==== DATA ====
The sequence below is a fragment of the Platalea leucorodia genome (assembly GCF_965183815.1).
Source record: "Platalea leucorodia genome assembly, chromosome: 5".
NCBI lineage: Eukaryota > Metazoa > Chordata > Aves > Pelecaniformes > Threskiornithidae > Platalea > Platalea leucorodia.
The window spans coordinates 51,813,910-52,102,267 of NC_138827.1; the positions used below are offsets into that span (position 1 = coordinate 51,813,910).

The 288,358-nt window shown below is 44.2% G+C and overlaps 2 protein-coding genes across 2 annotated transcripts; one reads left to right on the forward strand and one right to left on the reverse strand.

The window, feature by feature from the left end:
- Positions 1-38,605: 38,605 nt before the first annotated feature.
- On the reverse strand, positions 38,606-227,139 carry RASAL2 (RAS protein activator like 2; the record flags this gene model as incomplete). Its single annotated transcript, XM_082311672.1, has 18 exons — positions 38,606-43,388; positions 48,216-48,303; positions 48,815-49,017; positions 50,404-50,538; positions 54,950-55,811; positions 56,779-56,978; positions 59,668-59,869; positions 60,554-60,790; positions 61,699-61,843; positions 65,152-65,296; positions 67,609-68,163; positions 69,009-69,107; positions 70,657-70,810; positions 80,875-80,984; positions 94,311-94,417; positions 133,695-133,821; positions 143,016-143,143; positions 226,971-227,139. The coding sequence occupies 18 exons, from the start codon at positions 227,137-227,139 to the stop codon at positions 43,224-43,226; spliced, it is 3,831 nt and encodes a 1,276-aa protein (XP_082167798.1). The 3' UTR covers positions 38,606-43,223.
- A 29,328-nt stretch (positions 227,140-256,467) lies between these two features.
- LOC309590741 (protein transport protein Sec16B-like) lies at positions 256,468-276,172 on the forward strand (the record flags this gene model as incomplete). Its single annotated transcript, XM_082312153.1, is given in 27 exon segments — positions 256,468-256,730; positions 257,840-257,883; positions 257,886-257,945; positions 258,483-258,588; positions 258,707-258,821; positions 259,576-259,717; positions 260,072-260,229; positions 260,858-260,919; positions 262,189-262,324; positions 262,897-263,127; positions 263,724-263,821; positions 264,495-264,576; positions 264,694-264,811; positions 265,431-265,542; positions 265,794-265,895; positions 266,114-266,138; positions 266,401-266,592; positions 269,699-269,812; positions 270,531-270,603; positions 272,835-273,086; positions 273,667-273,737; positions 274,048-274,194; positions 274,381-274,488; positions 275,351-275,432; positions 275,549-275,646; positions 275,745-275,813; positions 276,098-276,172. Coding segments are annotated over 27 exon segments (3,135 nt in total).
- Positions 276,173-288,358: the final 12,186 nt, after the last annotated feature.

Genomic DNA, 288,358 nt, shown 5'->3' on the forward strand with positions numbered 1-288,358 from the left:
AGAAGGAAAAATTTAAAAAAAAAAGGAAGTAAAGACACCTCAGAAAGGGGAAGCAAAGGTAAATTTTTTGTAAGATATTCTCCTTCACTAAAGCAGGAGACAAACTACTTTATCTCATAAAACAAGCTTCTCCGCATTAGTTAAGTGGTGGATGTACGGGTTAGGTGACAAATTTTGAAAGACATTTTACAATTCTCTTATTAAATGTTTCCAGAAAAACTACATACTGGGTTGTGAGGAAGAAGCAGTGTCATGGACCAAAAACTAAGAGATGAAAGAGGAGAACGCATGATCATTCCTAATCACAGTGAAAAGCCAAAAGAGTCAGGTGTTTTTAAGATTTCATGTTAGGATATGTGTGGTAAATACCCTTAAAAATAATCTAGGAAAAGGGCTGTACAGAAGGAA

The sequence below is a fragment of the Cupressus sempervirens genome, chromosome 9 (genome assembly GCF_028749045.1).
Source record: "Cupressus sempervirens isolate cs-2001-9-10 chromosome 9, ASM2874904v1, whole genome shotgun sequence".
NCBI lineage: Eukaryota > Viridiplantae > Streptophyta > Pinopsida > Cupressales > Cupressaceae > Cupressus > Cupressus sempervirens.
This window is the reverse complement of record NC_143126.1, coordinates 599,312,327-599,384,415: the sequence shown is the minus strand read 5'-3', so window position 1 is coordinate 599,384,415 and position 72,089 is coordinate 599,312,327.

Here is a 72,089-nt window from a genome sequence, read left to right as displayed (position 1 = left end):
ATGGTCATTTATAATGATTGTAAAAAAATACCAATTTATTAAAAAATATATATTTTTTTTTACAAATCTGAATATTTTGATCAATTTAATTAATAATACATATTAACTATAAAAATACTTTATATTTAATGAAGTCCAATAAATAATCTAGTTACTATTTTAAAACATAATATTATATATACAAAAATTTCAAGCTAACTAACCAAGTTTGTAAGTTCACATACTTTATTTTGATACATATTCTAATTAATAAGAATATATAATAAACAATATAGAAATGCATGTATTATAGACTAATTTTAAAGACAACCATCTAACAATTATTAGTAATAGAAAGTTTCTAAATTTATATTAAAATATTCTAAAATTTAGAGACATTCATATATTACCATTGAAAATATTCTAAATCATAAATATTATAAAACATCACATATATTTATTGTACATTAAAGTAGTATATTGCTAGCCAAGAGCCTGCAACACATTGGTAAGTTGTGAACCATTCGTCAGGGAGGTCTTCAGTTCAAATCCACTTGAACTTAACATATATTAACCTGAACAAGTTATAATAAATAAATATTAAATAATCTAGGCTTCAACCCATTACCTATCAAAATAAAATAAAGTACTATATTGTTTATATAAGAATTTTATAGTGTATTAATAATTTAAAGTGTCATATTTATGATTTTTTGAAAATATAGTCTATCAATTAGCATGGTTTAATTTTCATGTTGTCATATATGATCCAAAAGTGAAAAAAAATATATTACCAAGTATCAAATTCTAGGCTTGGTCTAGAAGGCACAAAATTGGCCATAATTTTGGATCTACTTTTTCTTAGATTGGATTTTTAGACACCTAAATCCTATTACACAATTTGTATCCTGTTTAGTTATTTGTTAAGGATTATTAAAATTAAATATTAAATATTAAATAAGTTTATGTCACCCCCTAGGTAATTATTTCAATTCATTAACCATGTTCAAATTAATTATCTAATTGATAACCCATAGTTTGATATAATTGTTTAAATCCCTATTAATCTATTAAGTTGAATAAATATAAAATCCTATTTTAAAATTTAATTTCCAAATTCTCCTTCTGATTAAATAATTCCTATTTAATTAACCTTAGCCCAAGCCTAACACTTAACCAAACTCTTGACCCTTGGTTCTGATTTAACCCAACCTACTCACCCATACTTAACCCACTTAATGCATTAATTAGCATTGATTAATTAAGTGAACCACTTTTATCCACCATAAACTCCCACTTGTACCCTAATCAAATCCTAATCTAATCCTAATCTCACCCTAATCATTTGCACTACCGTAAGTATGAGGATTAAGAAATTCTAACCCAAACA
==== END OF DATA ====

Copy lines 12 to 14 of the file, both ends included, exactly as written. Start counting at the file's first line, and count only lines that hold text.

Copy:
Genomic DNA, 288,358 nt, shown 5'->3' on the forward strand with positions numbered 1-288,358 from the left:
AGAAGGAAAAATTTAAAAAAAAAAGGAAGTAAAGACACCTCAGAAAGGGGAAGCAAAGGTAAATTTTTTGTAAGATATTCTCCTTCACTAAAGCAGGAGACAAACTACTTTATCTCATAAAACAAGCTTCTCCGCATTAGTTAAGTGGTGGATGTACGGGTTAGGTGACAAATTTTGAAAGACATTTTACAATTCTCTTATTAAATGTTTCCAGAAAAACTACATACTGGGTTGTGAGGAAGAAGCAGTGTCATGGACCAAAAACTAAGAGATGAAAGAGGAGAACGCATGATCATTCCTAATCACAGTGAAAAGCCAAAAGAGTCAGGTGTTTTTAAGATTTCATGTTAGGATATGTGTGGTAAATACCCTTAAAAATAATCTAGGAAAAGGGCTGTACAGAAGGAA

The sequence below is a fragment of the Cupressus sempervirens genome, chromosome 9 (genome assembly GCF_028749045.1).